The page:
Nook Tablet FTW

Of get the Nook Tablet HD coming out.

And stop moving towards a 1 book seller world.

Re:Thank you very much for well timed tip. (0)

Anonymous Coward | about 2 years ago | (#41728459)

I read about one book every two days. I bought Nexus 7 when it came out.
The appstore has readers for any format you want, even PDF's can be resized well and fast. It's not only readable in daytime, but also readable in bed at night (that's when I read most).
Has wireless, means I can get books directly from my calibre server, without connecting to the PC, also means, I can browse the internet anytime (english is not my native language, so, this is very important to me).

Oh, and unlike smartphones, it does NOT make calls. That's a plus.

The Kindle Swindle (5, Informative)

Anonymous Coward | about 2 years ago | (#41728059)

Re:The Kindle Swindle (2)

fuzzyfuzzyfungus (1223518) | about 2 years ago | (#41728105)

Thankfully, it is axiomatic that Stallman Is An Extremist, so we needn't listen to his(often strident, as often correct) warnings!

The awesome thing about the emerging DRM economy is that it combines the economic relations of feudalism with the efficient, data-driven surveillance that East Germany was too low-tech to achieve...

Re:The Kindle Swindle (1)

the eric conspiracy (20178) | about 2 years ago | (#41728209)

Well yes Stallman is an extremist, and is often over the top. Perhaps as often as not.

But there are less strident voices that have been warning about DRM for a while. Like the one in my head.

That's why I buy physical media, or at the worst DRM free media for anything I know I will want to keep long term.

Re:The Kindle Swindle (1)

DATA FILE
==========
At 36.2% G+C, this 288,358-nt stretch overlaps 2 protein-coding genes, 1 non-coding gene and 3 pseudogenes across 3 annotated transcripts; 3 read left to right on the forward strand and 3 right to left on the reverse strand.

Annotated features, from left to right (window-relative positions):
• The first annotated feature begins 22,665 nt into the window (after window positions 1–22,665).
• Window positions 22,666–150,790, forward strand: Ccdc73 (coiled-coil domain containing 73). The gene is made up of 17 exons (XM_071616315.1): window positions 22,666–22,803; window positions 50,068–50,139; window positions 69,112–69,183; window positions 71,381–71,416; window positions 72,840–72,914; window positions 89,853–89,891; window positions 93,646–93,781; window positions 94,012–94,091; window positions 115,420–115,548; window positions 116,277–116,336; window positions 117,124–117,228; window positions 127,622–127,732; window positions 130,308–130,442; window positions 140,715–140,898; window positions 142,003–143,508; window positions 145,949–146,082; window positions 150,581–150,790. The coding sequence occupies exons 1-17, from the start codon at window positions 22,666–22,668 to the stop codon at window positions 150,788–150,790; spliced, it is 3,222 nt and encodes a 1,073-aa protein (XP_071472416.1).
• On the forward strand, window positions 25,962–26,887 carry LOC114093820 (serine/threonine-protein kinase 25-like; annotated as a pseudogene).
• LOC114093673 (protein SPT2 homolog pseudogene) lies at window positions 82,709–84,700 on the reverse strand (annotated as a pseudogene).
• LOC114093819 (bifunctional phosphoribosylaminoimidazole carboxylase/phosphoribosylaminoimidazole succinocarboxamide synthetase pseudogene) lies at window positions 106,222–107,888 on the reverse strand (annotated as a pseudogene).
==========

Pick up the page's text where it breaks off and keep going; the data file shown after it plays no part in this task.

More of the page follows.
noh8rz9 (2716595) | about 2 years ago | (#41728359)

But there are less strident voices that have been warning about DRM for a while. Like the ones in my head.

My dog has been warning me about drm for some time. I tell him to shut up, but my other personalities agree with him.

Re:The Kindle Swindle (3, Interesting)

tuppe666 (904118) | about 2 years ago | (#41728369)

Thankfully, it is axiomatic that Stallman Is An Extremist,

DRM is bad http://www.defectivebydesign.org/ [defectivebydesign.org] "Digital Restrictions Management is technology that controls what you can do with the digital media and devices you own. When a program doesn't let you share a song, read an ebook on another device, or play a game without an internet connection, you are being restricted by DRM." most users would argue wanting to do those things isn't extreme.

Re:The Kindle Swindle (0)

Anonymous Coward | about 2 years ago | (#41728595)

Extremism in the defense of liberty is not a vice!

Corrected version of Original Article (0)

Anonymous Coward | about 2 years ago | (#41728075)

"Amazon is doing something shady and it'll get worked out in court now that it's know.

In the meantime, can we get a lynch mob started? Please guys. I don't like them because of [generic complain 1] and [generic complain 2] so let's try and get a mob started, ok?"

Re: Corrected version of Original Article (2)

LizardKing (5245) | about 2 years ago | (#41728577)

Amazon is doing something shady and it'll get worked out in court now that it's know[n].

Oh yeah, just like Vodafone and the billions of pounds they avoided paying in tax. In the UK the politicians let big firms get away with crap like this and the Facebook tax dodge in the mistaken belief that it brings jobs to the country. All it does is line the pockets of a few at the cost of a huge amount of tax revenue taht could be used to finance real investment.

Better devices? (1)

Arancaytar (966377) | about 2 years ago | (#41728087)

Having been this close to buying a Kindle, I'm glad I saw this warning first.

Can anyone suggest a device with better PDF support?

Re:Better devices? (1)

Arancaytar (966377) | about 2 years ago | (#41728099)

Addendum: I meant support for math symbol display, though PDF support is obviously also a fairly essential feature.

Re:Better devices? (0)

Anonymous Coward | about 2 years ago | (#41728133)

ipad is great for pdfs, and the form factor of the screen is closer to paper than the "widescreen" format of some android tablest

I do just find reading PDFs using a comic reader on an acer iconia, I'm sure there are better fully functional PDF readers out there but the comic reader works fine for most book reading

Re:Better devices? (1)

mwvdlee (775178) | about 2 years ago | (#41728385)

Having owned two tablets, used an iPad for extensive periods and owning an ereader (kobo touch), the difference in quality for reading is worlds apart.
e-Ink, despite it's low refresh speed, lack of color, flaws and high price, is much better for reading text than any active display technology I've ever seen.